Isn’t there something wrong with this picture?

Milly McKenzie


You and I both know that there definitely is something terribly wrong with this picture. Canada is our country, and it is a great country that we should all be proud of. We need to let our elected officials know that we love our country and this is not the legacy we want to leave to our children and grandchildren, if we have any.

The powers that be are trying to keep us in the dark, let’s write to them and tell them that we have had enough of that and force them to re-open the topic of Abortion to public debate every chance we get. It’s our country and it’s our duty as Christians. I believe that it is the very least we can do to try to stop the slaughter of the innocents.

Deacon Bernie Ouellette

Friday, February 11, 2011

Thursday February, 10

Scripture: Mark 7:24-30

Do you ever feel “put-off” by the Lord? The Gospel today tells us the only occasion in which Jesus ministered outside of Jewish territory. (Tyre and Sidon were fifty miles north of Israel and still exist today in modern Lebanon.) A Gentile woman, an outsider who was not a member of the chosen people, puts Jesus on the spot by pleading with him to show mercy to her daughter who was tormented with an evil spirit. At first Jesus seemed to pay no attention to her, and this made his disciples feel embarrassed. Jesus treated this woman like this not to put her off, but rather to test her sincerity and to awaken faith in her.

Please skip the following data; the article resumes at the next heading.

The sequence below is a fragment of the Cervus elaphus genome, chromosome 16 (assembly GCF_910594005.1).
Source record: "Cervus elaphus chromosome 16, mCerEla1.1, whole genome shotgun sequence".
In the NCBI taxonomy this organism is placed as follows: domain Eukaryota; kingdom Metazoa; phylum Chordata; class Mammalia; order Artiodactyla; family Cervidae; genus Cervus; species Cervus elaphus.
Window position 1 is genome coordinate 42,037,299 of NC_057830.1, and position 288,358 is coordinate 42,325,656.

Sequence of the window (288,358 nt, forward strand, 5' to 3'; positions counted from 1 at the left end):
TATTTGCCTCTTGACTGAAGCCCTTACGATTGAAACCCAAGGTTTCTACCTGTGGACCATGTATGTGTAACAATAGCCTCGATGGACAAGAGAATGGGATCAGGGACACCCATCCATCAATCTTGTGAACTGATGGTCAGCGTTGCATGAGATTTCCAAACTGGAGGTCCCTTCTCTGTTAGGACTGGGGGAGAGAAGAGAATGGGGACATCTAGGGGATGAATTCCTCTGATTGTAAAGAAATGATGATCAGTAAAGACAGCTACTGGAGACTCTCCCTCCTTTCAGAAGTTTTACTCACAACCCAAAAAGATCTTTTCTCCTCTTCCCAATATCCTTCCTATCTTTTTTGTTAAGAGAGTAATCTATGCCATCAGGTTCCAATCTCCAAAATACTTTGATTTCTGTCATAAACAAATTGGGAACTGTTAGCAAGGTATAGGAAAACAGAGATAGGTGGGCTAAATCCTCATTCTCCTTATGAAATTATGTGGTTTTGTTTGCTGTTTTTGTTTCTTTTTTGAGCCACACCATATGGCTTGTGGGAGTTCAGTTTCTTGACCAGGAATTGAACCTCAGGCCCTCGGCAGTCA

What did Jesus mean by the expression “throwing bread to the dogs”? The Jews often spoke of the Gentiles with arrogance and insolence as “unclean dogs” because the Gentiles were excluded from God’s covenant and favour with Israel. For the Greeks, dog” was a symbol of dishonour and was used to describe a shameless and audacious woman. Matthew’s Gospel records the expression do not give what is holy to dogs” (Mt 7:6). No doubt, Jesus spoke with a smile rather than with an insult because this woman immediately responds with humour and faith: “even the dogs under the table eat the children’s crumbs”. Jesus praises a Gentile woman for her persistent faith and for her affectionate love. She made the misery of her child, her own and she was willing to suffer refuse in order to obtain healing for her loved one. She also had indomitable persistence. Her faith grew in contact with the person of Jesus. She began with a request and she ended on her knees in worshipful prayer to the living God. And now we can see nobody who ever sought Jesus with faith whether Jew or Gentile was refused his help. Do we seek Jesus with expectant faith?

Lord Jesus, your love and mercy knows no bounds. May we trust you always and never doubt your loving care and mercy. Increase our faith in your saving help and deliver us from all evil and harm. Amen

Thursday, February 03, 2011

Thursday February, 03

Scripture: Mark 6:7-13